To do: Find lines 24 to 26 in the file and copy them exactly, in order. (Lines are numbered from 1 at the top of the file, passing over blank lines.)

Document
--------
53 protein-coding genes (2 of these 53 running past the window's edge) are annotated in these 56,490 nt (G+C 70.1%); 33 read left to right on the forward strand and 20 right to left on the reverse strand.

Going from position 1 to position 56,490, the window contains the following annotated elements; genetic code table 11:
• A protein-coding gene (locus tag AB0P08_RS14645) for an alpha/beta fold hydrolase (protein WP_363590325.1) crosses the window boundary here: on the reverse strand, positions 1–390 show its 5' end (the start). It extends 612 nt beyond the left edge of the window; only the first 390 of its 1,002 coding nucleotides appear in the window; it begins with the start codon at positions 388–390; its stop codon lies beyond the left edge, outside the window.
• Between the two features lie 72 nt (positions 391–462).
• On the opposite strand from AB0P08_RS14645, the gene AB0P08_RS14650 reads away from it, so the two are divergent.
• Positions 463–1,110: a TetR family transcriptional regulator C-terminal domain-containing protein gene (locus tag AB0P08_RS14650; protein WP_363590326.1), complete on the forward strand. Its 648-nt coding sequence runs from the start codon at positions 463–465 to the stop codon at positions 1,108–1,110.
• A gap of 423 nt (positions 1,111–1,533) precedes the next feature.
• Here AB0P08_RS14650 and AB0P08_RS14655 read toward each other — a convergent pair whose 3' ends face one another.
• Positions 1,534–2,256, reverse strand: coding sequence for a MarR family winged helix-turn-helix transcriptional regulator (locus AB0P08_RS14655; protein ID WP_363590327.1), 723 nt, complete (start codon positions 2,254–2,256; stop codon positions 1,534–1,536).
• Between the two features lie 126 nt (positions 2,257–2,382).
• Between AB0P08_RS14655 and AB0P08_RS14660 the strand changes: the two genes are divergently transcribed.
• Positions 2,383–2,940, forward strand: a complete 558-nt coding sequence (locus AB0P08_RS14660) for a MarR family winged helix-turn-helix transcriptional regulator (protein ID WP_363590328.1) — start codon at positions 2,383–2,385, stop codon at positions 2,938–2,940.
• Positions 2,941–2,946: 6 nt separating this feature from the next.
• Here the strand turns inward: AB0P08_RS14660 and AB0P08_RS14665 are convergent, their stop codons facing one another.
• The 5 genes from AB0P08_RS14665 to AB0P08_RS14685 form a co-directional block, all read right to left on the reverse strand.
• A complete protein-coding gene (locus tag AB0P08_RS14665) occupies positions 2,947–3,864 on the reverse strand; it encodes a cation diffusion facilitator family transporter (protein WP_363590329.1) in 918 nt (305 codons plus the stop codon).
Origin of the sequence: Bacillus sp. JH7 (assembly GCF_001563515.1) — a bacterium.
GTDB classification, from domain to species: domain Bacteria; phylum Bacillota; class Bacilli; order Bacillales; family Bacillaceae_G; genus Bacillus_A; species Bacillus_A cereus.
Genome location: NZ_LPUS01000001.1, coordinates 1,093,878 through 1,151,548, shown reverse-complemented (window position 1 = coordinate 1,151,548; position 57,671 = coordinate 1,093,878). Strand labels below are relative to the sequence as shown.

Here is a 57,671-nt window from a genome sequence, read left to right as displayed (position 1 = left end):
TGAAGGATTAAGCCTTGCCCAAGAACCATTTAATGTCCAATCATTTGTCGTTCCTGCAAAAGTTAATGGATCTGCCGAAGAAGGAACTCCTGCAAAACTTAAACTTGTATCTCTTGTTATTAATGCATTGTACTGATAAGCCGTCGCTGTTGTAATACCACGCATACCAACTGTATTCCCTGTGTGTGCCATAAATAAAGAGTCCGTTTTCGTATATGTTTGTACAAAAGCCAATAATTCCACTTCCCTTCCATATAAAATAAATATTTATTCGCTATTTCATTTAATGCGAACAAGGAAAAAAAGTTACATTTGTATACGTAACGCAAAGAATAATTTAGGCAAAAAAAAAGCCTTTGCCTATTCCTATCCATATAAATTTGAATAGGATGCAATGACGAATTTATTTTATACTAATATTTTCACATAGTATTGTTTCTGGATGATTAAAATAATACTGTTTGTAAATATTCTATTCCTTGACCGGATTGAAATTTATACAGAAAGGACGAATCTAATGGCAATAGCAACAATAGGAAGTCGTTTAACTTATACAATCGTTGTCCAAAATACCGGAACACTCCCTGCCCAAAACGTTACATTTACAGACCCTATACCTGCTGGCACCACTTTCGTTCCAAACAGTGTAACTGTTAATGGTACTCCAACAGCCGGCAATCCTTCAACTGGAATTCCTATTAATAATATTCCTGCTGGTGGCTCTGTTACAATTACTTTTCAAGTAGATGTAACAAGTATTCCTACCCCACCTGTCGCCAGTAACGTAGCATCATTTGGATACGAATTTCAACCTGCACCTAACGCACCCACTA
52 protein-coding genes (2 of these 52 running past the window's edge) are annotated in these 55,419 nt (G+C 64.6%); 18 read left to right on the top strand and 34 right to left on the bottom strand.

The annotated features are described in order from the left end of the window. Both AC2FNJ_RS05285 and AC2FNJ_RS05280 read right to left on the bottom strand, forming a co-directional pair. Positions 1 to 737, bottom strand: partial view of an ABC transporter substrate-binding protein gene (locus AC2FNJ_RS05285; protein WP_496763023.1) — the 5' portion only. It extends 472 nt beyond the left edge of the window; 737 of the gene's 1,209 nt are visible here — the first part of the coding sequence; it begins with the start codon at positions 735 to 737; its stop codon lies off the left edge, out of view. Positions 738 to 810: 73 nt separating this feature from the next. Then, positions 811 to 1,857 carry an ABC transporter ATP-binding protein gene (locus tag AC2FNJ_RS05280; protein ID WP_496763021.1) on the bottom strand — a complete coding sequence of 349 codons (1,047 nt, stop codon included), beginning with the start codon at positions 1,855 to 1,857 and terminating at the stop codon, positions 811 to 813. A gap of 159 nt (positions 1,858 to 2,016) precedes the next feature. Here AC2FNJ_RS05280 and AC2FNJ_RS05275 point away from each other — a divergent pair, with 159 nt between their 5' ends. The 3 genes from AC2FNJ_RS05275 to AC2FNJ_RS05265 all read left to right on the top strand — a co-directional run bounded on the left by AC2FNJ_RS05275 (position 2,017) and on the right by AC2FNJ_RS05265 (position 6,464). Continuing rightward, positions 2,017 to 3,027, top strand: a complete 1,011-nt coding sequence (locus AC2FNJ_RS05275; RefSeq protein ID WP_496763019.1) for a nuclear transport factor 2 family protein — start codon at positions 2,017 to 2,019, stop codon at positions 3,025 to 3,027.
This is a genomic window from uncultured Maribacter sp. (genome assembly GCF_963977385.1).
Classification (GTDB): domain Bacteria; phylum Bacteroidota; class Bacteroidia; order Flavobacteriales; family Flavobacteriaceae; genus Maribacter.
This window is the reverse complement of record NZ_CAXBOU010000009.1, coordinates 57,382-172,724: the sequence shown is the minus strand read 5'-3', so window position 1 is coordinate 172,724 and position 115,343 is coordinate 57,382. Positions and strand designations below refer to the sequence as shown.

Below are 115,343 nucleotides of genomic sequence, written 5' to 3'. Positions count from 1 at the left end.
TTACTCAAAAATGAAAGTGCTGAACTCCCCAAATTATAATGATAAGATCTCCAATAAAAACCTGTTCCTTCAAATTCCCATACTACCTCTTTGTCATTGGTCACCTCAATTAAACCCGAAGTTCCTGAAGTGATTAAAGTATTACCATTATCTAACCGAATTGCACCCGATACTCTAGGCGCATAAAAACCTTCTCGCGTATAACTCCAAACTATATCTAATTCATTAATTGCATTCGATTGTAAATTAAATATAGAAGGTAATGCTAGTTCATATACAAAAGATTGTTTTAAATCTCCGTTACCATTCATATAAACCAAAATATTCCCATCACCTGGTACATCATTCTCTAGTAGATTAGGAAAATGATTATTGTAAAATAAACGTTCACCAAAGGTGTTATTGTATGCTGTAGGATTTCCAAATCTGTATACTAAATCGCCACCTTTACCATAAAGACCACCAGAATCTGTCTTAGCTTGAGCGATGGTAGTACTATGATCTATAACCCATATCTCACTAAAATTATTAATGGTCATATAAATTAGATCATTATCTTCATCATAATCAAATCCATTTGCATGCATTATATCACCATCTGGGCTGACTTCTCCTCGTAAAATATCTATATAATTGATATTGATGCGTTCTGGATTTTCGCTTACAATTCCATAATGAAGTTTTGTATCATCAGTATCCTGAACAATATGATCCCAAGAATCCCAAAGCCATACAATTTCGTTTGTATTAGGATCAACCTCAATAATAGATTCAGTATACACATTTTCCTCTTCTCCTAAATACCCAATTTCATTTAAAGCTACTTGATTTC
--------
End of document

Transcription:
This is a genomic window from uncultured Maribacter sp. (genome assembly GCF_963977385.1).
Classification (GTDB): domain Bacteria; phylum Bacteroidota; class Bacteroidia; order Flavobacteriales; family Flavobacteriaceae; genus Maribacter.
This window is the reverse complement of record NZ_CAXBOU010000009.1, coordinates 57,382-172,724: the sequence shown is the minus strand read 5'-3', so window position 1 is coordinate 172,724 and position 115,343 is coordinate 57,382. Positions and strand designations below refer to the sequence as shown.